The astrologer gave me a wicked smile as he called me closer. Even the poorly painted palm that advertised his presence seemed sinister.
His office was tucked away in a narrow lane with many houses bearing down on the road, but I saw no people. Inside it was painted red and the only light came from a dirty, shut window. He gave me a rusted coin box while he prepared his cowrie shells.
He smiled when I dropped a whole heap of coins but gasped when he looked at how his shells fell. I looked at him hopefully but he only said “I don’t like looking at my own future.” and returned my coins with a grimace.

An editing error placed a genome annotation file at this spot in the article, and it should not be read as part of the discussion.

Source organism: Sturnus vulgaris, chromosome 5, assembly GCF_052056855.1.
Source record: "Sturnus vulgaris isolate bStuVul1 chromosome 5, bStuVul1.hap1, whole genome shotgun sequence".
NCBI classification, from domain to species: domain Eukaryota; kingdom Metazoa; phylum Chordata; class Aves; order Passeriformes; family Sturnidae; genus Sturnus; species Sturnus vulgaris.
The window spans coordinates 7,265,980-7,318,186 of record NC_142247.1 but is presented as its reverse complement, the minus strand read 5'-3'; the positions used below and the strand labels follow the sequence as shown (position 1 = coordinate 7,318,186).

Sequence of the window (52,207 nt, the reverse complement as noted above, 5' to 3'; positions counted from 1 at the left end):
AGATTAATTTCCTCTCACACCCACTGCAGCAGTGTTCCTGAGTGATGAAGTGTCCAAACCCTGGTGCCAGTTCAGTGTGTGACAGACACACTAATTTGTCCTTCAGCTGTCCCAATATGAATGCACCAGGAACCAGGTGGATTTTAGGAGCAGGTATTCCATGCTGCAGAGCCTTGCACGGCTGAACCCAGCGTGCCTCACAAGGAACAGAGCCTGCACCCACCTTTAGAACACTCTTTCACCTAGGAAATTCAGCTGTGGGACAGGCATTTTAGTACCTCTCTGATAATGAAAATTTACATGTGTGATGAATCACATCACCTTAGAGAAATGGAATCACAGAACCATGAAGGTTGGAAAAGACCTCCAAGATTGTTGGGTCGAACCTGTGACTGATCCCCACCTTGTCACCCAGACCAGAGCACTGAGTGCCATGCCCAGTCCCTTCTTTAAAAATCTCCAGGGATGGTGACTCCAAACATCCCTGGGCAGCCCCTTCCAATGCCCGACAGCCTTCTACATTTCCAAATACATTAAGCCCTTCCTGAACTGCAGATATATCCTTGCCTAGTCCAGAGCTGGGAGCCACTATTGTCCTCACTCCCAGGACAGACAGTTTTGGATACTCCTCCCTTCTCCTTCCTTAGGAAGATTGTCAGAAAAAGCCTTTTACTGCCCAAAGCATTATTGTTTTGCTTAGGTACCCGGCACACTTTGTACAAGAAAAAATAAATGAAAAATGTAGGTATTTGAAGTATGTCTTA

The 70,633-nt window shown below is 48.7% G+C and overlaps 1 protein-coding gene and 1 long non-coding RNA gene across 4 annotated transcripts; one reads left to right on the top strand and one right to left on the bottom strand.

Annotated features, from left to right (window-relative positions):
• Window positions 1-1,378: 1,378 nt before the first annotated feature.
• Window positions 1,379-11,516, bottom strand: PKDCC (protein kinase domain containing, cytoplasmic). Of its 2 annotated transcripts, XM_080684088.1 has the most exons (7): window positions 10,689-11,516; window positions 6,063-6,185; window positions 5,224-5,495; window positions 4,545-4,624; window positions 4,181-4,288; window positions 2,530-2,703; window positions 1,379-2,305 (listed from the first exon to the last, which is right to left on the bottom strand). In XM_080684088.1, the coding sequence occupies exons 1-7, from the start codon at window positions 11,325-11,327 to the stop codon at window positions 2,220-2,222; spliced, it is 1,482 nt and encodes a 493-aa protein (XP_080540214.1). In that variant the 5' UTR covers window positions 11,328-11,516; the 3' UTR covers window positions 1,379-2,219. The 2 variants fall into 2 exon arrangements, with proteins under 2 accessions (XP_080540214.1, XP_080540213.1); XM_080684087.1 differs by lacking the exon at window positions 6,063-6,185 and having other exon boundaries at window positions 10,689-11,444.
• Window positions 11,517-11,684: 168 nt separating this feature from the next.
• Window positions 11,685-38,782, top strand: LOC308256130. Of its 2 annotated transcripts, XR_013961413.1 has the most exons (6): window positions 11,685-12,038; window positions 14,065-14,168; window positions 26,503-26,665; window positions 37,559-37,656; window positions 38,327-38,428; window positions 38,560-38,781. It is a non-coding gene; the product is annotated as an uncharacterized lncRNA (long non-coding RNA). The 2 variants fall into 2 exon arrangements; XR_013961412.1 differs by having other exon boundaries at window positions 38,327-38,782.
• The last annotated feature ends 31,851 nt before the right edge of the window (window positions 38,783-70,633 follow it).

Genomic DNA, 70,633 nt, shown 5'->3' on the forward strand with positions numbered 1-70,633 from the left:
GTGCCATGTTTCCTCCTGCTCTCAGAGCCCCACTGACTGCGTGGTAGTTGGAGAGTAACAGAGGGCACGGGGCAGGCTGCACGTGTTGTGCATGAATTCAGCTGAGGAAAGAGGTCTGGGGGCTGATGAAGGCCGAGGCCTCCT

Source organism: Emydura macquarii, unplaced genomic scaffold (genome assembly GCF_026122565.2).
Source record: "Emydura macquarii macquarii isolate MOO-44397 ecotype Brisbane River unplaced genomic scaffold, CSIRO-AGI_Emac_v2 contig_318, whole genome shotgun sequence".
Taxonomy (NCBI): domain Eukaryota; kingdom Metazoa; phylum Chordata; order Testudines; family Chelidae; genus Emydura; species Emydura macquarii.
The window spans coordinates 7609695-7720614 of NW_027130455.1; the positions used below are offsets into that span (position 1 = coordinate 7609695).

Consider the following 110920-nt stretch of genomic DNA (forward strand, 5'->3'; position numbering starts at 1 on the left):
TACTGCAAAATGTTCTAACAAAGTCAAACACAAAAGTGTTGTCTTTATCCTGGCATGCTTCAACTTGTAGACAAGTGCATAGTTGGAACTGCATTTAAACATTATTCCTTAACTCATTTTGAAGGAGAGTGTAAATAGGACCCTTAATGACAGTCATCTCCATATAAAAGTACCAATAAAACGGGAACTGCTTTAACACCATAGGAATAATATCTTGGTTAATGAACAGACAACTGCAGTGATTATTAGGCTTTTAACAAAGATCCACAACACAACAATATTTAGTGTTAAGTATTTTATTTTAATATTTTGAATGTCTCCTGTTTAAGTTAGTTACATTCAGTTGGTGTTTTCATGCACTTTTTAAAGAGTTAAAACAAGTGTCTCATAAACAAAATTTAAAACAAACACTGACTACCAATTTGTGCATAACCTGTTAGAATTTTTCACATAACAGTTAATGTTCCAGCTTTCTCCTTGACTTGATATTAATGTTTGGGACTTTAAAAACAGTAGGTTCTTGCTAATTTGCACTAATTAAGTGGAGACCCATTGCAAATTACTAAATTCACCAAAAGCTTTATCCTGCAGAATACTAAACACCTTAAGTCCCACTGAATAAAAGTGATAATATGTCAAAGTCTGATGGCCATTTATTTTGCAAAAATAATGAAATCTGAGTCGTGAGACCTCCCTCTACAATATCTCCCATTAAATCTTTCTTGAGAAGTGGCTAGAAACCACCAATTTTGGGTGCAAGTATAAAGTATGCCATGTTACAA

On the old banyan
Are bats still waiting
For a waning moon
And the insect buzz
Around street lights
To consume the night.
The mirror house was from those movies they told you not to watch, where frightened victims leave clouded mirrors while a man with a knife follows.
I remember the night outside, thick with mist and the moon dropping low like a spider ready to snatch it’s prey. I hear their shouts trying to find me. Their flashlights reveal armies of fellow pursuers all bouncing off the corners, all on their own quests.
I put my hand against the mirror. Its deceitful icy cold gave way to warmth. Mine.
Time has taken a thousand moons hence, but the mirrors cradle my sleepwalking soul, my happy silhouette, ever elusive across the glassy cold.